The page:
Feminism is a philosophy and movement aimed at establishing gender equality. Being an ally means supporting equal rights for LGBTQIA+ individuals through challenging heteronormativity (the privileging of heterosexuality) and cissexism (the assumption that gender is determined solely by biological sex, and that trans people are inferior to non-trans — aka cis — people). These two forms of allyship are linked because patriarchy disadvantages both women and the LGBTQIA+ community.
I couldn’t live in a society where even “neutrality” made me complicit with the systematic disempowerment of women and LGBTQIA+ individuals. Instead, I wanted to personally and professionally join those fighting for complete social equality, regardless of gender or sexuality.
However, being an ally is difficult, especially as a heterosexual cis male. The pressures of (traditional notions of) masculinity and a lifetime of systematic patriarchal training are difficult to overcome.
Nonetheless, I have compiled four pieces of advice — based on my own experiences and slip-ups — to help all cis males (myself included) become open feminists and allies.
1. Love Yourself as Your Self
I know this sounds like it comes straight out of a cheesy self-help book. But how can we undermine systematic patriarchy and the privileges of masculinity if we continue to define ourselves in relation to the standards that such patriarchy and masculinity reproduce?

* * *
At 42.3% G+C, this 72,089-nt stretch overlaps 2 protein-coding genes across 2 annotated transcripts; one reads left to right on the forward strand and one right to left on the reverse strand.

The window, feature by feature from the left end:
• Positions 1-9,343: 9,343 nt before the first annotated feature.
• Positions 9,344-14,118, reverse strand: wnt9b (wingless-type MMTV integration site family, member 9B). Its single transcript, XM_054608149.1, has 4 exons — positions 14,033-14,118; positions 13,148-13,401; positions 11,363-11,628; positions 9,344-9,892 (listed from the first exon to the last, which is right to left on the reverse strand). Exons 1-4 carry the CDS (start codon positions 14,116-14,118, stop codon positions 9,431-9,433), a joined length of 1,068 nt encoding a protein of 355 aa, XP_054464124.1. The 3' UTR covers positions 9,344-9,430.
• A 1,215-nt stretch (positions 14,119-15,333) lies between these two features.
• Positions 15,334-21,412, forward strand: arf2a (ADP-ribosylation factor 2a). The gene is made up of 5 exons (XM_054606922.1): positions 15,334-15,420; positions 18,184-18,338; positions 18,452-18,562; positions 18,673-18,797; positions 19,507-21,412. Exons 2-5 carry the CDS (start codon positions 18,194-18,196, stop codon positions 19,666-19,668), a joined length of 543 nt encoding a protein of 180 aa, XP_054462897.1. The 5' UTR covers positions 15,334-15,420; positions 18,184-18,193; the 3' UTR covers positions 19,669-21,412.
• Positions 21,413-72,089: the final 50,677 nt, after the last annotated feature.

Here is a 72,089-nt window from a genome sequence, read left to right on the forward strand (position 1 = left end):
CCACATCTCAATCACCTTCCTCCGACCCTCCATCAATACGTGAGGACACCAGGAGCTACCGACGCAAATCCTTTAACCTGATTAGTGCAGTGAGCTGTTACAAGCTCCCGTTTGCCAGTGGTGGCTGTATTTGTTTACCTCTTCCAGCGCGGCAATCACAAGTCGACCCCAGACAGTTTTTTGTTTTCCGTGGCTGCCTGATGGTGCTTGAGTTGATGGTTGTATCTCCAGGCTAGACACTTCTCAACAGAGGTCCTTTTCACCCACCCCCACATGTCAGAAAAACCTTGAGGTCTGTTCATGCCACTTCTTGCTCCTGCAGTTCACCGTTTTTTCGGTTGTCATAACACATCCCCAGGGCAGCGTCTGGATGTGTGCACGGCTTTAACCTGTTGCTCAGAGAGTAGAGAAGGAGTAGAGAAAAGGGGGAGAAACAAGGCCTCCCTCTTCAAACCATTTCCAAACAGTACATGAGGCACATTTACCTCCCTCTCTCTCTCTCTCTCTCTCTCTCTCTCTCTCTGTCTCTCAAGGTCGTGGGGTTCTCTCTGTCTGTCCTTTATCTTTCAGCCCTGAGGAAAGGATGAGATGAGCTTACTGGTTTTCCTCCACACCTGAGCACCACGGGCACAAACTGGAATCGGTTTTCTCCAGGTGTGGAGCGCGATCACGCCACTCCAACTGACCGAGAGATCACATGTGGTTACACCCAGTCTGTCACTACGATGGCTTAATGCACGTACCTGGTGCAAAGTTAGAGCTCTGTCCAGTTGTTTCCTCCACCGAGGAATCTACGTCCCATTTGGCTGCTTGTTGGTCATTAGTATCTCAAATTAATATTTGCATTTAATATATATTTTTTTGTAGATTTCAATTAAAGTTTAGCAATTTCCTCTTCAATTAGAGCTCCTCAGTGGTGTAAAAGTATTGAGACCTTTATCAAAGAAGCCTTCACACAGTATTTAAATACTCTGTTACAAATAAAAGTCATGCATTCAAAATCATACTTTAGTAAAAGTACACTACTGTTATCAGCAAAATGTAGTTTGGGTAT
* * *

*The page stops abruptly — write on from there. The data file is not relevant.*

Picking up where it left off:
“Real” men are taught to value strength, yet traditional notions of masculinity are so easy to crack. Think about it: that which takes an entire childhood and adolescence to develop can be undermined just through singing the wrong song at karaoke. This is why so many men go out of their way to “protect” their masculinity.
We are taught — and, furthermore, we teach each other — what a “real” man is. Through TV commercials, shows, movies, and magazines, men learn their ideal body shape, clothing, jobs, everyday behaviors, and so on.
But in order to be an open ally, we need to become comfortable in our own gender and sexuality without identifying ourselves in relation to others. We need to stop knocking each other down by regurgitating the same patriarchal myths.